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The second quit India movement

By Anjuli Bhargava
Last updated on: November 24, 2014 18:49 IST
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Anjuli Bhargava explains why so many young Indians are packing their bags to study abroad and the steps that need to be taken to stem this outflow.

September-October is that time of the year when a lot of children I know start leaving home to study overseas. When we were young, there were a handful of children that made it abroad and almost all had some scholarship or the other to fall back on.

Parents provided some basic support and, perhaps, paid for air tickets. Who could afford anything else?

Well, times have changed.

One can squabble over the numbers but there's no denying that what used to be a trickle is now a flood. And while back then, most children left for post-graduate studies, today it is at a far younger age (mostly 17- to 18-year-olds) for under-graduate studies.

Why is this happening to this extent? One, there's a growing demand for global-quality education that, no matter what we claim, most Indian universities fail to provide. Few Indian universities figure in global rankings as of now.

But it's not as if all Indian children who go overseas to study are aiming or making it to the Ivy leagues or other ranked institutions. Many go to B- and even C-grade universities.

That brings me to the second reason: an alarming number of children simply don't make the cut-offs required by the few reputed universities in India. Delhi University cut-offs -- a topic of hot debate -- have risen one to two per cent every year and the day doesn't seem far when cut offs in most subjects will reach 100 per cent.

What, I sometimes wonder, happens then? How do colleges admit children who have all got a score of 100 per cent? What will distinguish one from the other?

Today, parents can also afford a whole lot more. They are paying anywhere between Rs 20 and Rs 25 lakh a year for one year of study abroad. The rich can easily afford it; the not-so-rich scrape it together as far more importance is given to children's education today than it was back then.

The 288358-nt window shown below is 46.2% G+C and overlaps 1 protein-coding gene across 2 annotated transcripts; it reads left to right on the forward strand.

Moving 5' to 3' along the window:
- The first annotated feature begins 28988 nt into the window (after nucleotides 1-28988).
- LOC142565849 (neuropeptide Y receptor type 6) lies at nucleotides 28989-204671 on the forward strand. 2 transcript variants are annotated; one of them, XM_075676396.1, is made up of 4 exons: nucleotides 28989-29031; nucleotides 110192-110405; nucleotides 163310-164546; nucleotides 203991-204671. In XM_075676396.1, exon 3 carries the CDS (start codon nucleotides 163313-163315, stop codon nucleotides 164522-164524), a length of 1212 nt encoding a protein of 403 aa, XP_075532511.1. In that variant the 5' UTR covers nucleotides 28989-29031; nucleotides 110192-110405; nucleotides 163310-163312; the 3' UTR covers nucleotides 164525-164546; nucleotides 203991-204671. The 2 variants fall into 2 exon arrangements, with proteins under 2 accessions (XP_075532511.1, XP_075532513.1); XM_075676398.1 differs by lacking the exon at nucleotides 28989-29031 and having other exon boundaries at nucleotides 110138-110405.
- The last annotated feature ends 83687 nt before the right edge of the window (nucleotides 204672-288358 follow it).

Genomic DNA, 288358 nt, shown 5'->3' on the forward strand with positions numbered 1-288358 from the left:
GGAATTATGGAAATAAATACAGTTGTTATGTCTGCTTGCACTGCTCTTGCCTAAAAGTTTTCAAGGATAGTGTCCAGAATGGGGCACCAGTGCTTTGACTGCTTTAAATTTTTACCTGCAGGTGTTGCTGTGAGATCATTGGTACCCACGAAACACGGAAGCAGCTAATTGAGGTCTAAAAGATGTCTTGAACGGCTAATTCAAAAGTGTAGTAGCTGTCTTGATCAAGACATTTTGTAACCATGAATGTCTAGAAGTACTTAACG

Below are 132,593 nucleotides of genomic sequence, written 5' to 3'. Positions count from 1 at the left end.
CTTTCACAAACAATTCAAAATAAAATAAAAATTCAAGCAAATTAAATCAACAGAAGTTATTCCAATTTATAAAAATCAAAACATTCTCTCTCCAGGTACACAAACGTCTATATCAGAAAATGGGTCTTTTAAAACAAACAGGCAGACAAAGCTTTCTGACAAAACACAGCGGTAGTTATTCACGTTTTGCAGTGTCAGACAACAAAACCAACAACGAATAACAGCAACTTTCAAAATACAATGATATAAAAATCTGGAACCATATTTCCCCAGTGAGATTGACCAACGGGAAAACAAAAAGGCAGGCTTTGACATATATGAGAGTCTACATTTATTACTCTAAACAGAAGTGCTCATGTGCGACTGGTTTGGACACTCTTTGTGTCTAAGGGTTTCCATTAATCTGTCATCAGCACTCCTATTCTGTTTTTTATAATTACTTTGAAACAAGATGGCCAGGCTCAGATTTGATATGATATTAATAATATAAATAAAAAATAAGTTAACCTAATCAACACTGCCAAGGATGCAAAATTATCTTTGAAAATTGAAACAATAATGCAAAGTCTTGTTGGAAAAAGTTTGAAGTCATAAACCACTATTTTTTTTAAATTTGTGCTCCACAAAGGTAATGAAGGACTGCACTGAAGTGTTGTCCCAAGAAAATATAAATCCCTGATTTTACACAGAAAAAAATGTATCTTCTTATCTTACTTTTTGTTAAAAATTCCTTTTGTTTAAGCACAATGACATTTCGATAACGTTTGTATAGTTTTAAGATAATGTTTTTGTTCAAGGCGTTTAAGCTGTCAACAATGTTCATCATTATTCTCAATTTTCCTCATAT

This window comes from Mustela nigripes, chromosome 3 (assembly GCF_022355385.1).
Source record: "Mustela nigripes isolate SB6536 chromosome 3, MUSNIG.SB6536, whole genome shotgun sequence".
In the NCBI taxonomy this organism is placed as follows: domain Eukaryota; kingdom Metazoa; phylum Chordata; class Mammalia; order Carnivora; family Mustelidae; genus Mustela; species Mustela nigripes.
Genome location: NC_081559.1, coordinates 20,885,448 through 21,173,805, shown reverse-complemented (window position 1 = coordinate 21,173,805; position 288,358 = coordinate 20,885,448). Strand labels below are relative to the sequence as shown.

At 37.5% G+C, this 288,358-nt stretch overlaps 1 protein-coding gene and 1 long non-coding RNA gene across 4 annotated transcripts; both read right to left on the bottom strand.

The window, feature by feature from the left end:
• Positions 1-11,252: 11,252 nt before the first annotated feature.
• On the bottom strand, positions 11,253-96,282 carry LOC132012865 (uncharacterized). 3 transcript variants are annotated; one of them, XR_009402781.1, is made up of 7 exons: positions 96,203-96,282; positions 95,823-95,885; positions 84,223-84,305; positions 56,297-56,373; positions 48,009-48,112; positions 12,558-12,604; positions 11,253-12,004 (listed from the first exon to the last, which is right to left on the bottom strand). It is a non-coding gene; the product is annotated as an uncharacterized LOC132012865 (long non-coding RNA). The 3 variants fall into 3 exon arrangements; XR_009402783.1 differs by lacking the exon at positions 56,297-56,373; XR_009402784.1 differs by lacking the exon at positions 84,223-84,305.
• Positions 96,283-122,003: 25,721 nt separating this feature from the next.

Parents are forced to spend this kind of money on a graduate degree despite the fact that it won't take the children too far. A post-graduate is almost a must for any kind of serious career today.

Why is all of this a matter of concern? One, it's sad to see your children have no option but to leave. Two, these kids are still at a young and impressionable stage. And three, this is a huge financial drain on the country.

If India got its act together and set up university towns here with high-quality colleges, think of the number of jobs it would add. A whole eco-system -- teachers, boarding houses, shops, restaurants -- could develop around it as one sees in so many American university towns or at Oxford and Cambridge.

When I asked senior bureaucrats and officials in the union human resource development ministry about this, they were dismissive. They argued that "these kids who lack the hunger" are welcome to leave; they have other, more serious problems and less privileged kids to worry about.

An unfair argument to my mind since the country doesn't belong only to the less-privileged. The fact that some parents have done well and can afford to send their kids overseas surely doesn't mean they should be forced to.

If there is a growing demand for a global education in the country and more and more parents are trying to find ways and means to find the funds for it, isn't it the government's responsibility to make sure there are global quality institutes to cater to this demand?

Some years ago, Carnegie Mellon and some other foreign universities did try to set up campuses in India. But they were thwarted rather than supported.

There are a few private options -- Ashoka University, Shiv Nadar University to name a few -- which are hoping to offer a global experience here, but as of now these are few and far between (and yet to prove themselves).

The government has so far -- as in many other areas -- abdicated this responsibility too: we can't do it, let the private sector go ahead. But it cannot wash its hands off every headache and ask the private sector to step in.

If that's the case, let the private sector run the government too.

Disclaimer: If anyone I know happens to read this, I wasn't referring to you!

Photograph: Niyam Bhushan/Wikimedia Commons

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Anjuli Bhargava
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